A wealth of advice is available for students interested in applying to graduate school. This document does not replace that material, but I wish to add one brief piece of advice to MIT undergraduates.
MIT students who participate in the 5-year M.Eng. program have the option of applying to graduate school during either their senior year or their M.Eng. year. Either choice is reasonable. The former permits you to get an earlier start on your graduate studies as a regular graduate student (and slightly faster completion of your PhD — say, by about a semester). The latter gives you more time at MIT (experiences at multiple universities will teach you different things), and it gives you a stronger application (if you get a lot done during the extra year).
Whenever you apply to graduate school (senior year or M.Eng. year), I recommend that you apply at the same time to every program that you are interested in. Some students take a different and ill-advised tack, applying to MIT in their senior year, then to other schools in their M.Eng. year. There are a number of problems with this approach.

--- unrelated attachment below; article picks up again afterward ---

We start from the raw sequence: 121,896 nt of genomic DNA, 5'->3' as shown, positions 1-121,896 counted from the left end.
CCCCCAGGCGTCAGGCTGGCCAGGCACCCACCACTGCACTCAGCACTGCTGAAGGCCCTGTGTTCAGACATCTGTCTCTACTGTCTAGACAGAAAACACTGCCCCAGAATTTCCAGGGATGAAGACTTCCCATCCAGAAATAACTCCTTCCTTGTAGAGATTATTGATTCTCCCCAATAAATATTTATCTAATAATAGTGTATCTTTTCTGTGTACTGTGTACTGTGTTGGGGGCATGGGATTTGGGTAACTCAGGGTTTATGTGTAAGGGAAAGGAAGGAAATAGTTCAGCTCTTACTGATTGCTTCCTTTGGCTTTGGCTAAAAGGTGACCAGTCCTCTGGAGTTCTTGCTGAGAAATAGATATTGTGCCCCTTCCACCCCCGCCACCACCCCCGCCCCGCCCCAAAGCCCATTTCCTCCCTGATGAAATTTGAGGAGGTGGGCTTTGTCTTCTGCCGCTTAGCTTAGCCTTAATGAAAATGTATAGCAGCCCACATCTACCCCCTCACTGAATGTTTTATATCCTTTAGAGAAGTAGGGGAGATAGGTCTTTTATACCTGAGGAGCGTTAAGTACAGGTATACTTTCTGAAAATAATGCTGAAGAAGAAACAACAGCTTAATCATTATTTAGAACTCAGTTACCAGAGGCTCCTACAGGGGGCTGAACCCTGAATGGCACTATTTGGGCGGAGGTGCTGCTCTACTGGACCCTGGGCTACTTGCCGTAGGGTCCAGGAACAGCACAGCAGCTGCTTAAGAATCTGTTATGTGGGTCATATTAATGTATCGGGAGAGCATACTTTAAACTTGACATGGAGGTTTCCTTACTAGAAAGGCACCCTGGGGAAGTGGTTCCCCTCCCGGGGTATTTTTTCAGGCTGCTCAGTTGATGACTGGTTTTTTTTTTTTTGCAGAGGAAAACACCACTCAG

Most importantly, this approach prevents you from seriously considering your options, by not placing MIT on an equal footing with other schools. Think about why you are applying to graduate school: surely there are other places than MIT that would let you achieve those goals. If you haven't considered them, then you probably haven't seriously considered what you want to do and why you want to go to graduate school. (Staying at MIT for an M.Eng. degree out of inertia rather than as a reasoned choice is bad; but staying for a Ph.D. for the same non-reason is terrible.)
Some students plan to apply to MIT during their senior year, then apply to other schools (or to MIT again if they are not accepted) during their M.Eng. year. This is bad even if you do get into MIT, because you might become so comfortable with the default of staying at MIT that you don't seriously consider other options. To accept admission to the MIT Ph.D. program with the intention of (seriously considering) leaving after a year to go elsewhere is deceitful: don't pursue such an option. This is bad because if you don't get into MIT during your senior year, you run the risk of seeing the others as second choices. If you reapply to MIT, you must disclose your rejected application; it can't be a positive (though it isn't an insurmountable negative). You don't want to prejudice the committee members or to have to work extra hard to show what has changed.
The upshot of all this is that you should decide:
Don't instead make the following, more convoluted, pair of decisions:
Back to Advice compiled by Michael Ernst.Michael Ernst